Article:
Family feuds have been a common form of entertainment on television.  Many of us have tuned in to watch shows like Family Feud, Modern Family, Growing Pains, etc.  In the legal realm, family feuds have comprised of a practice termed family law.  Attorneys who practice family law are considered to have a “tough heart” by many because it is not easy watching families endure events such as divorces and custody battles.  Speaking of families and lawsuits, a recent lawsuit of a nephew sewing his uncle for harassment over Facebook pictures gives new meaning to the term “family feud.”

A man from Minnesota named Aaron Olson sued his uncle because his uncle had posted childhood pictures of him, in front of a Christmas tree, in a rabbit costume.  Rather than untagging himself from the picture, or calling his uncle and politely asking him to remove the picture, Aaron sued his uncle for harassment in a Minnesota district court.

Olson’s claim was based on the fact that the pictures were “innocuous family photographs.”  Posting such photographs on Facebook establishes a platform for mean comments to be directed towards Olson.  The court dismissed this case, and the Court of Appeals of Minnesota denied Olson’s complaint.

The Judge in the Court of Appeals of Minnesota stated that harassment occurs when words have some sort of adverse effect on the safety, security, or privacy of another person.  Therefore, mean or disrespectful comments do not constitute harm to one’s safety, privacy or security. The court ruled that the district court was correct in stating that the evidence submitted by Olson (the Facebook pictures of him in a rabbit costume, in front of a Christmas tree) did not satisfy the requirements to prove harassment.

This lawsuit is probably the most ridiculous one I have heard of to date.  The obvious lesson to take away is that if you have a minor issue with a relative, talk to them.  The power of effective communication can do wonders, keep people out of court, and put the money spent on potential litigation back into your pocket!

More importantly, when frivolous suits are brought into court, it is a misuse of the judicial system and a waste of judicial resources.  People should realize that the judicial system is there to tend to complex matters that cannot be solved in the home or office environment, not minor family feuds over embarrassing photos.

So, a few tips to people out there.  Before thinking about going to court, evaluate the basis of your lawsuit.  If your lawyer explains things to you, you will be hit with a hefty legal bill.  Rather than depending on your lawyer, think about how much merit you have in your claim.  Next, think about solutions that do not involve litigation.  Often, litigation complicates matters before reaching a resolution.  If there is a quicker way to achieve some closure out of court, go for it.  Lastly, confide in a close confidant to see if your potential claim passes the “straight face test.”  Specifically, after conveying your claim to your confidant, examine their expression.  If it is not of a straight face, and rather is one of disgust, surprise, or awkwardness, it is likely that your lawsuit is frivolous.  Avoid filing it and resolve matters in the comfort of your own home!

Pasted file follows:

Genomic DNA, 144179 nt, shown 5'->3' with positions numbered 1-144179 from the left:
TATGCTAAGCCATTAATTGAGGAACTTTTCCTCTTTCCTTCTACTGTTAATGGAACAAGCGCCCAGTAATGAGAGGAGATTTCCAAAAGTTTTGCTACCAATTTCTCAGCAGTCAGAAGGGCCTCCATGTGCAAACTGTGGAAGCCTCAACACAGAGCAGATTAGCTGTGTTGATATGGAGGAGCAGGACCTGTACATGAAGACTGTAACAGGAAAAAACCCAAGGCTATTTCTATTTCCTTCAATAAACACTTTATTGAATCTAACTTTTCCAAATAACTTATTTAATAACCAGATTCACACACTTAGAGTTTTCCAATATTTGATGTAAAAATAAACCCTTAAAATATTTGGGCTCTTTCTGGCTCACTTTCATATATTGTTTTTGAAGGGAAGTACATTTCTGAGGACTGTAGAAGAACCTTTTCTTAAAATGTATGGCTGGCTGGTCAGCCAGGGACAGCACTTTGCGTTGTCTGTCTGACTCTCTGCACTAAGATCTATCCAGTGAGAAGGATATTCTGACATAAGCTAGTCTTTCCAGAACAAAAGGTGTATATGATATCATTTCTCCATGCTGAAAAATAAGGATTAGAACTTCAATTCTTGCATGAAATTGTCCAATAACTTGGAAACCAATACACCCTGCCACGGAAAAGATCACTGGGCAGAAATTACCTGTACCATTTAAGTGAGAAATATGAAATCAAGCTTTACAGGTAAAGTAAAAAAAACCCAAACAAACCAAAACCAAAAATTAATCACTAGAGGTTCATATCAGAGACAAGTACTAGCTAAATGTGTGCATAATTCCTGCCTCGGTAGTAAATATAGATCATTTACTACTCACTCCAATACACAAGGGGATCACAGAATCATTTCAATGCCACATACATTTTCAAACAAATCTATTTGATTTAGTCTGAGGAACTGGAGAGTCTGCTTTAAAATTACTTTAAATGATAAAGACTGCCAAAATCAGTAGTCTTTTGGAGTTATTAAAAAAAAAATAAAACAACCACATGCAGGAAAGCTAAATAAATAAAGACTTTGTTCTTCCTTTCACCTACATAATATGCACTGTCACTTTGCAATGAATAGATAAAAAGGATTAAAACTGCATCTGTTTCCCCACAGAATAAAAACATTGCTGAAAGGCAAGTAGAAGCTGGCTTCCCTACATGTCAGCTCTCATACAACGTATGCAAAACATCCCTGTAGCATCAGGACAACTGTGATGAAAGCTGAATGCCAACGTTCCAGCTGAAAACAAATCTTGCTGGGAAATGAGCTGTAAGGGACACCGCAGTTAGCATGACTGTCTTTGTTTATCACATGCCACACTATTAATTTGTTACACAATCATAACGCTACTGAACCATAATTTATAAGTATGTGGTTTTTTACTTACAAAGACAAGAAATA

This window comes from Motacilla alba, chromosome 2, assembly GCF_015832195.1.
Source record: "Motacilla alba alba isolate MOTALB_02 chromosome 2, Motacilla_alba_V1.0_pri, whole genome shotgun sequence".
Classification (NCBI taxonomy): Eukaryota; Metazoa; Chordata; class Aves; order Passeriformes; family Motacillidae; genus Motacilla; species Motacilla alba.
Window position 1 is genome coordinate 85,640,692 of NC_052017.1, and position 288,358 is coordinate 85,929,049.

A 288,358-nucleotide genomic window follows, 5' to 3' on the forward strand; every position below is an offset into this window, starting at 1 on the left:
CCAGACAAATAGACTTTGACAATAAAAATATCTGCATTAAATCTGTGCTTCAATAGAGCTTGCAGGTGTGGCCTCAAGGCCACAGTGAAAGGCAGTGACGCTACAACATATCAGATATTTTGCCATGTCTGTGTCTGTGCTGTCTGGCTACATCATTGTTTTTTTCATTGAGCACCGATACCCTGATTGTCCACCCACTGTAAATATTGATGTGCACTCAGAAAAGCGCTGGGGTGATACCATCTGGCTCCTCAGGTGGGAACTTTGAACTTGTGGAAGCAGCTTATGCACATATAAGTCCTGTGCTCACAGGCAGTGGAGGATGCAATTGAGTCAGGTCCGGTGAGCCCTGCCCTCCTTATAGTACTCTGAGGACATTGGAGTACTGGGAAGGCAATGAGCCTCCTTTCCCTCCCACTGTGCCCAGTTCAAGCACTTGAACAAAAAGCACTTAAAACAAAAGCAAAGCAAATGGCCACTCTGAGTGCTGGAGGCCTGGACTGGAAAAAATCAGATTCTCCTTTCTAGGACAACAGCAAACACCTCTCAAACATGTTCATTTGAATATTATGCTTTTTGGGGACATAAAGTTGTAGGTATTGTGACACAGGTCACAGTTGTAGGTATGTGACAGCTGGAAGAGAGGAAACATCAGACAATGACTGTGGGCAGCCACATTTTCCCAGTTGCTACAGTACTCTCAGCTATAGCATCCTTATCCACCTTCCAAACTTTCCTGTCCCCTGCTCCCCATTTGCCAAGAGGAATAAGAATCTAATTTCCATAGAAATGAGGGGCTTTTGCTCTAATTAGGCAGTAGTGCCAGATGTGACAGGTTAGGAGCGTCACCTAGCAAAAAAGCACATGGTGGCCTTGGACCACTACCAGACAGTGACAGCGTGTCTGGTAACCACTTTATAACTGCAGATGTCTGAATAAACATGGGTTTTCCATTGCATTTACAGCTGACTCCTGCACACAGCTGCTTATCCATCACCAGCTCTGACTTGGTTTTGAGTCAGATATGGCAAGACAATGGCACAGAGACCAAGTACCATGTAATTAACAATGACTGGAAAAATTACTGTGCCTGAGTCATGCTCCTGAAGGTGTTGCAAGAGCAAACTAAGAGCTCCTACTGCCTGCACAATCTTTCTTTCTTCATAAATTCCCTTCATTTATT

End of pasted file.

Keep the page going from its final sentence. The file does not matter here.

Helpful Legal Hints for Employers

A lot of HR departments have trouble with some basic legal issues.  TheWashington Post recently wrote an article for small businesses on how to handle some common “HR nightmares.”  The article lists the following as common issues employers tackle:

  • Misclassifying Workers
  • Overtime
  • Breaks
  • Firing Procedures
  • Discrimination and Harassment

Below are some suggestions on how to handle such issues:

Am I Dealing With an Employee or Independent Contractor?

It is very important for employers to understand the difference between an employee and an independent contractor.  Basically, if an individual has control over their hours, working instruments, and method of work they are an independent contractor.  If an employer sets the hours, provides instruments and strategies procedures/working methods, an employer is dealing with an employee.  There are numerous lawsuits every year because employers have violated labor laws by treating an employee as an independent contractor, or vice versa.

The best thing to do is to read the labor law of your state, extract the definitions set forth for “employee” and “independent contractor,” and refer to it before classifying an employee.  Such small efforts can easily avoid later litigation. 

Overtime—To Pay or Not to Pay?